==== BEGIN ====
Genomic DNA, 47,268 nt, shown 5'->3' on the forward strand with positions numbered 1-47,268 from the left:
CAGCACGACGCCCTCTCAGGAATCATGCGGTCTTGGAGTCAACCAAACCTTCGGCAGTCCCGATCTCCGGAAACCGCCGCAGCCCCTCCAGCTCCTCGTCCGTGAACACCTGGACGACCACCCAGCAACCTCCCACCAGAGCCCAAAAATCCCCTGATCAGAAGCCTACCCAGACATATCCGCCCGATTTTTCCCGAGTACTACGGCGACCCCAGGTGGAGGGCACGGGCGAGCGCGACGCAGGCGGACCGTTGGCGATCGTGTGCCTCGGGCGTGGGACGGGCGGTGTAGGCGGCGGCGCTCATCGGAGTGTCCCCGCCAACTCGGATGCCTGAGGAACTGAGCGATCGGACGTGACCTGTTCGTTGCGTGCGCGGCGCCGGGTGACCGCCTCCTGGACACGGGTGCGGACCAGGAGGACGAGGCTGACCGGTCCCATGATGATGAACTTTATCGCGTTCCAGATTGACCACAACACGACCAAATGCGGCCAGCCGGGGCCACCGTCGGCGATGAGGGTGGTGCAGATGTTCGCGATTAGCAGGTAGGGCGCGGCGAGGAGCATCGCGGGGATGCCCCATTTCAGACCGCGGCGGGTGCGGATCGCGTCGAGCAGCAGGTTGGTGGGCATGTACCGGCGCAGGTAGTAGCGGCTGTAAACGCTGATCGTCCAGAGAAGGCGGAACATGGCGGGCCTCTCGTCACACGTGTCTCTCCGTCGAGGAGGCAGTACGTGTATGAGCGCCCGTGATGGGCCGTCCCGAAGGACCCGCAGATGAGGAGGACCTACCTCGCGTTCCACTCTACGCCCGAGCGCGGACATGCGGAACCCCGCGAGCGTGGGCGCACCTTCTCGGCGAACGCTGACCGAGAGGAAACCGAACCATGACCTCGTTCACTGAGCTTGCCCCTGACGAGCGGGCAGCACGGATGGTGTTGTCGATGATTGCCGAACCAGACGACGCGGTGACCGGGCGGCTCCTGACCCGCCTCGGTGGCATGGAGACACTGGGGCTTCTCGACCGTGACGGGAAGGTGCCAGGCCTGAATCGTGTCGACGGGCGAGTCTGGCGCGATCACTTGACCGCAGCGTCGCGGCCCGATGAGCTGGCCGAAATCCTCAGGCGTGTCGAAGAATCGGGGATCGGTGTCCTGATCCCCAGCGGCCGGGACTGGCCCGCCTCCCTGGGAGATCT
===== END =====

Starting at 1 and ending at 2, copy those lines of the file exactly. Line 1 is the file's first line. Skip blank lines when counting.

Genomic DNA, 47,268 nt, shown 5'->3' on the forward strand with positions numbered 1-47,268 from the left:
CAGCACGACGCCCTCTCAGGAATCATGCGGTCTTGGAGTCAACCAAACCTTCGGCAGTCCCGATCTCCGGAAACCGCCGCAGCCCCTCCAGCTCCTCGTCCGTGAACACCTGGACGACCACCCAGCAACCTCCCACCAGAGCCCAAAAATCCCCTGATCAGAAGCCTACCCAGACATATCCGCCCGATTTTTCCCGAGTACTACGGCGACCCCAGGTGGAGGGCACGGGCGAGCGCGACGCAGGCGGACCGTTGGCGATCGTGTGCCTCGGGCGTGGGACGGGCGGTGTAGGCGGCGGCGCTCATCGGAGTGTCCCCGCCAACTCGGATGCCTGAGGAACTGAGCGATCGGACGTGACCTGTTCGTTGCGTGCGCGGCGCCGGGTGACCGCCTCCTGGACACGGGTGCGGACCAGGAGGACGAGGCTGACCGGTCCCATGATGATGAACTTTATCGCGTTCCAGATTGACCACAACACGACCAAATGCGGCCAGCCGGGGCCACCGTCGGCGATGAGGGTGGTGCAGATGTTCGCGATTAGCAGGTAGGGCGCGGCGAGGAGCATCGCGGGGATGCCCCATTTCAGACCGCGGCGGGTGCGGATCGCGTCGAGCAGCAGGTTGGTGGGCATGTACCGGCGCAGGTAGTAGCGGCTGTAAACGCTGATCGTCCAGAGAAGGCGGAACATGGCGGGCCTCTCGTCACACGTGTCTCTCCGTCGAGGAGGCAGTACGTGTATGAGCGCCCGTGATGGGCCGTCCCGAAGGACCCGCAGATGAGGAGGACCTACCTCGCGTTCCACTCTACGCCCGAGCGCGGACATGCGGAACCCCGCGAGCGTGGGCGCACCTTCTCGGCGAACGCTGACCGAGAGGAAACCGAACCATGACCTCGTTCACTGAGCTTGCCCCTGACGAGCGGGCAGCACGGATGGTGTTGTCGATGATTGCCGAACCAGACGACGCGGTGACCGGGCGGCTCCTGACCCGCCTCGGTGGCATGGAGACACTGGGGCTTCTCGACCGTGACGGGAAGGTGCCAGGCCTGAATCGTGTCGACGGGCGAGTCTGGCGCGATCACTTGACCGCAGCGTCGCGGCCCGATGAGCTGGCCGAAATCCTCAGGCGTGTCGAAGAATCGGGGATCGGTGTCCTGATCCCCAGCGGCCGGGACTGGCCCGCCTCCCTGGGAGATCT